|Photo Courtesy of aperte via Flickr|
As a kid, it was something fun to do, but in retrospect, it was a great way to teach us about voting and the process. Not that I needed that lesson. My family has always been civically responsible. In fact, by the time I was in high school, my mother was a local elected official, and I spent Election Day working the polls on her behalf. I can honestly say, I have a great appreciation for the political process (vitriol and mudslinging aside). I remember standing, from early morning till nearly poll-closing, handing out literature. Most of the time, all of us poll workers, even when we were supporting different candidates, had a sense of comeraderie (how could we not after enough ornery voters had passed us by, refusing our literature and smiling faces?). Election night meant staying up late, watching the returns come in (or better yet, attending a party somewhere). I haven't gone to bed on time on an Election Day in 20 years.
Living in D.C. brings with it a whole different electricity on Election Day. Without Congressional representation, there's not a lot that we vote for that counts for much, but our local elections really matter. This year one of the candidates for Advisory Neighborhood Commission in my neighborhood has done the ultimate in voter outreach. He's hosted mixers, made personal phone calls, and (my favorite) sent out handwritten, personalized letters. I spent a good 15 minutes talking to him one afternoon a couple of weeks ago. Needless to say, he has earned my vote wholeheartedly! Because what really matters, to me and, I would hazard a guess, to many of my neighbors, is constituent relations. I've already mentioned my love for Jim Graham's staff. If you want things done in what can be a dysfunctional city, you've got to have someone you can call.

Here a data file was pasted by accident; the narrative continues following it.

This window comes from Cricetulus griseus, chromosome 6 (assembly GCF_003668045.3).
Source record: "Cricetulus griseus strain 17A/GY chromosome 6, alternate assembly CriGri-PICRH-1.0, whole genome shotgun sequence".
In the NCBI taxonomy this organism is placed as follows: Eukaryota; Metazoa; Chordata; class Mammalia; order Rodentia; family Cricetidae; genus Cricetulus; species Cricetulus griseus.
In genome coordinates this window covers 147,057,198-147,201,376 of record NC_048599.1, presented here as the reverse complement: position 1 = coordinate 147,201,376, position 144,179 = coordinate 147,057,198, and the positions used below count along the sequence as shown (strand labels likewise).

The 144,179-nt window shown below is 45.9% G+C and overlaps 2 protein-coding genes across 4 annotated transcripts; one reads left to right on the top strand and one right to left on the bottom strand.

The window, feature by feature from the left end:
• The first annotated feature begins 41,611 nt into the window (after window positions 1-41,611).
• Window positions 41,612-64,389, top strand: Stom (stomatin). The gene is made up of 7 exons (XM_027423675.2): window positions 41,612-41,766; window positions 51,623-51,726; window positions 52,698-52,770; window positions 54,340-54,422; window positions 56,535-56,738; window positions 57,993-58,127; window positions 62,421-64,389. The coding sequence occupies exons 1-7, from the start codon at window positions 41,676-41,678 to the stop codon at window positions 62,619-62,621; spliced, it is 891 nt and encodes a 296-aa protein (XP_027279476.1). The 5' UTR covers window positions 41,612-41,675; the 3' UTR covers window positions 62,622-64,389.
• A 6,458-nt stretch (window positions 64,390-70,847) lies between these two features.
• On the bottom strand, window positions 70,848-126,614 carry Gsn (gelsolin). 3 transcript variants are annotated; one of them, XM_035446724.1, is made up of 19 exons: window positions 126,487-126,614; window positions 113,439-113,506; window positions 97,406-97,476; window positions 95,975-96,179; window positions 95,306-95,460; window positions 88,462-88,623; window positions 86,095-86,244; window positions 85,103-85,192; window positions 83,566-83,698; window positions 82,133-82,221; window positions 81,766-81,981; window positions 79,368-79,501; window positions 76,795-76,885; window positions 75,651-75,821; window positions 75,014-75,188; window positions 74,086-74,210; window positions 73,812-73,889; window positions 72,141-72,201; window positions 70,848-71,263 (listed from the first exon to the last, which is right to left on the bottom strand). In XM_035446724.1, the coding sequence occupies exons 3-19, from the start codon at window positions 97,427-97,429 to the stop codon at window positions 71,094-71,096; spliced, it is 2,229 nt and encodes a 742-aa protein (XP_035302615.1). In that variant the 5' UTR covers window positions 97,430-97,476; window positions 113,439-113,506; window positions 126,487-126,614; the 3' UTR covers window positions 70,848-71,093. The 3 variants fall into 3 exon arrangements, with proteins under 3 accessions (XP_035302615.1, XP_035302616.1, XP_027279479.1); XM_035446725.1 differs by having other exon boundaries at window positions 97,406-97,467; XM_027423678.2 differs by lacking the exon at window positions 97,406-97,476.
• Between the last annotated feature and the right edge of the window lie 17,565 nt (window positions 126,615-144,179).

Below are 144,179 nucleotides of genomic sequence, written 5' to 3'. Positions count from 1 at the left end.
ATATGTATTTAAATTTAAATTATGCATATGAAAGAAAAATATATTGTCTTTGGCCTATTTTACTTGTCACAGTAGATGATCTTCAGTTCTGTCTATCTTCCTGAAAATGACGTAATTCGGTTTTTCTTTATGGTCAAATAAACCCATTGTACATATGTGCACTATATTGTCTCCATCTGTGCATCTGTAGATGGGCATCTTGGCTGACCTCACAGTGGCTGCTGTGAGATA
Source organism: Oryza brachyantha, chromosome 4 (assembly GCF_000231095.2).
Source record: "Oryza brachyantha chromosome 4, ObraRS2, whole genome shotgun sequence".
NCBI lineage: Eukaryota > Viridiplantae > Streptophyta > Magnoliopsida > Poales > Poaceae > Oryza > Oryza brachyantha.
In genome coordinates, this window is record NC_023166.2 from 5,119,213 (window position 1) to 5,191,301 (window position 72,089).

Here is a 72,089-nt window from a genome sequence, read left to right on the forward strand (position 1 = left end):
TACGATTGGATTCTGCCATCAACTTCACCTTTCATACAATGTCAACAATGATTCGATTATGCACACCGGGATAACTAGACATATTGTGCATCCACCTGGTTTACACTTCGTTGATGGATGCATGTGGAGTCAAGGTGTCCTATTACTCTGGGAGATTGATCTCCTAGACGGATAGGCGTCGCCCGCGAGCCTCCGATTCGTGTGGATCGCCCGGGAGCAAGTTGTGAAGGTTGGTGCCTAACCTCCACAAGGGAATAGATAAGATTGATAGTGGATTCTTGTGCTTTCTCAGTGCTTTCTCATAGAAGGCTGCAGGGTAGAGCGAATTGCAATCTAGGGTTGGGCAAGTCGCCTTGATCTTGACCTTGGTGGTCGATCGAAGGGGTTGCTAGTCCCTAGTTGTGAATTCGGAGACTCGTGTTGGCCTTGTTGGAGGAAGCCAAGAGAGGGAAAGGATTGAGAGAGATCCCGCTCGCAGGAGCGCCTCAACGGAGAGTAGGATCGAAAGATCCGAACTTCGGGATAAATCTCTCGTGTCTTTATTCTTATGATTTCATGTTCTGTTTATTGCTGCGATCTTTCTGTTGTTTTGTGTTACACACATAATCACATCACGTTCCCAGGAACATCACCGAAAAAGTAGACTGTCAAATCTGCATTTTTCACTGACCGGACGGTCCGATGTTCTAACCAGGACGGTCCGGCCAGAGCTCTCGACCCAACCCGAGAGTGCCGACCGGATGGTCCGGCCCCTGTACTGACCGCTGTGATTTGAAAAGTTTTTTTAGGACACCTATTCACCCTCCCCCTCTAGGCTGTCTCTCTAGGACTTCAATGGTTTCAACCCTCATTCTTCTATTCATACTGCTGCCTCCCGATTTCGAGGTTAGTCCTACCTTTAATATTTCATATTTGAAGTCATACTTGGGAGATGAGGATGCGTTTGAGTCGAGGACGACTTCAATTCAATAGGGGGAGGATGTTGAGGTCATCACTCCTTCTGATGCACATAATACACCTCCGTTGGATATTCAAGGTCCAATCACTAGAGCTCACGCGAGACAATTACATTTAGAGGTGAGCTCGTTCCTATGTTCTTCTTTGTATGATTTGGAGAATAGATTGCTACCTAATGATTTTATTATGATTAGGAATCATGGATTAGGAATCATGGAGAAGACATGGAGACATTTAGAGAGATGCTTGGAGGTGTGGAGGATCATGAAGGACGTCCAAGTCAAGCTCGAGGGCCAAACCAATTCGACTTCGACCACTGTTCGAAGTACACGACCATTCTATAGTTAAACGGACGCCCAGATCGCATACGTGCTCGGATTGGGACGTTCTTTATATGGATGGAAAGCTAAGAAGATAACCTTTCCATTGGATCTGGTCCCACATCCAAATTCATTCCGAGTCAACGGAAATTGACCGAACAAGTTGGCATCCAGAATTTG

And frankly, in return for earning our vote, our elected officials owe us their attention. Even when the person representing you is not the candidate you supported, they still have a responsibility to listen to you. It's a part of good citizenship to ask much of our elected leaders. It's also good citizenship to get out and vote. There aren't many people in my sphere who don't vote, but the ones that I can think of have been browbeaten by me about the responsibility of voting. (Don't even get me started on what a privilege it is to be able to vote and what people in other countries -- not to mention our own -- have gone through for the right to vote.)
There's a new trend emerging to encourage early voting. It's a great idea in theory, but there's just something so exciting to me about going to the polls on Election Day. When I was in college, I had to vote absentee, which was always really depressing. No proudly pulling the lever (because that's how they did it in those days). No campaign workers issuing last ditch attempts to get my vote. No "I Voted!" sticker. Just a pencil and a stamp. Boring. That's why I'm not going to vote early (or often!). This year, I'll be waiting in line at the polls, same as I do every Election Day, filling out my ballot, and proudly wearing my "I Voted!" sticker all day long like a (possibly dorky) badge of honor. Because Election Day really is my favorite holiday.